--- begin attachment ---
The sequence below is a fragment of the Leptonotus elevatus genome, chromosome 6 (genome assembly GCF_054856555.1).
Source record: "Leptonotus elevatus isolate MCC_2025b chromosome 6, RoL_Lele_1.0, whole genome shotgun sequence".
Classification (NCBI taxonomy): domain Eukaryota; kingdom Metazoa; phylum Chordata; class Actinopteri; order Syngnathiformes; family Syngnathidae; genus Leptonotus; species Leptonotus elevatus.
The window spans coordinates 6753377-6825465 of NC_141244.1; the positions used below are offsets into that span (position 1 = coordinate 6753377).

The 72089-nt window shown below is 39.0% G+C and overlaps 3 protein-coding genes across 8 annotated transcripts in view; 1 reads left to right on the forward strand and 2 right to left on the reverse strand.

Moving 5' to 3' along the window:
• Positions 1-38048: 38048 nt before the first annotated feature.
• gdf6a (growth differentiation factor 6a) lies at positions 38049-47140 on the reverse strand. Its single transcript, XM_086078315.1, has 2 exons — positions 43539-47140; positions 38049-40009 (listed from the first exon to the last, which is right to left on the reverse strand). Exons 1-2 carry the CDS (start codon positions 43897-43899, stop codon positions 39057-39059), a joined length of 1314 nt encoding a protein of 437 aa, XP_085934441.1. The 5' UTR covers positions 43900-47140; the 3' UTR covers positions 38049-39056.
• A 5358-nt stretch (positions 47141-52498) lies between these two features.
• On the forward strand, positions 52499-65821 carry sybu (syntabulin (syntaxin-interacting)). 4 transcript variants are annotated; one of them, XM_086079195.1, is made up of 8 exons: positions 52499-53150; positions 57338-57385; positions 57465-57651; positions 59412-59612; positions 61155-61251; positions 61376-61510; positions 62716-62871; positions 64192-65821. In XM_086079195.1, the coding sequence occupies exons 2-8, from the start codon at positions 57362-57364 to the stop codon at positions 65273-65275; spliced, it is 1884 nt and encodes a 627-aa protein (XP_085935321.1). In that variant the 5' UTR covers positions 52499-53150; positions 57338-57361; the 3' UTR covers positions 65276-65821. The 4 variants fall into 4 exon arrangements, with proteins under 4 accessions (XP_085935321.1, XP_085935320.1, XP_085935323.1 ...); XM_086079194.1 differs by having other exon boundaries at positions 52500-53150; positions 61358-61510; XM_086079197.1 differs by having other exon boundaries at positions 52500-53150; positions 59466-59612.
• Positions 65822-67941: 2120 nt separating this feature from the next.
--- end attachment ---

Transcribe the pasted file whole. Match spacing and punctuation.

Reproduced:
The sequence below is a fragment of the Leptonotus elevatus genome, chromosome 6 (genome assembly GCF_054856555.1).
Source record: "Leptonotus elevatus isolate MCC_2025b chromosome 6, RoL_Lele_1.0, whole genome shotgun sequence".
Classification (NCBI taxonomy): domain Eukaryota; kingdom Metazoa; phylum Chordata; class Actinopteri; order Syngnathiformes; family Syngnathidae; genus Leptonotus; species Leptonotus elevatus.
The window spans coordinates 6753377-6825465 of NC_141244.1; the positions used below are offsets into that span (position 1 = coordinate 6753377).

The 72089-nt window shown below is 39.0% G+C and overlaps 3 protein-coding genes across 8 annotated transcripts in view; 1 reads left to right on the forward strand and 2 right to left on the reverse strand.

Moving 5' to 3' along the window:
• Positions 1-38048: 38048 nt before the first annotated feature.
• gdf6a (growth differentiation factor 6a) lies at positions 38049-47140 on the reverse strand. Its single transcript, XM_086078315.1, has 2 exons — positions 43539-47140; positions 38049-40009 (listed from the first exon to the last, which is right to left on the reverse strand). Exons 1-2 carry the CDS (start codon positions 43897-43899, stop codon positions 39057-39059), a joined length of 1314 nt encoding a protein of 437 aa, XP_085934441.1. The 5' UTR covers positions 43900-47140; the 3' UTR covers positions 38049-39056.
• A 5358-nt stretch (positions 47141-52498) lies between these two features.
• On the forward strand, positions 52499-65821 carry sybu (syntabulin (syntaxin-interacting)). 4 transcript variants are annotated; one of them, XM_086079195.1, is made up of 8 exons: positions 52499-53150; positions 57338-57385; positions 57465-57651; positions 59412-59612; positions 61155-61251; positions 61376-61510; positions 62716-62871; positions 64192-65821. In XM_086079195.1, the coding sequence occupies exons 2-8, from the start codon at positions 57362-57364 to the stop codon at positions 65273-65275; spliced, it is 1884 nt and encodes a 627-aa protein (XP_085935321.1). In that variant the 5' UTR covers positions 52499-53150; positions 57338-57361; the 3' UTR covers positions 65276-65821. The 4 variants fall into 4 exon arrangements, with proteins under 4 accessions (XP_085935321.1, XP_085935320.1, XP_085935323.1 ...); XM_086079194.1 differs by having other exon boundaries at positions 52500-53150; positions 61358-61510; XM_086079197.1 differs by having other exon boundaries at positions 52500-53150; positions 59466-59612.
• Positions 65822-67941: 2120 nt separating this feature from the next.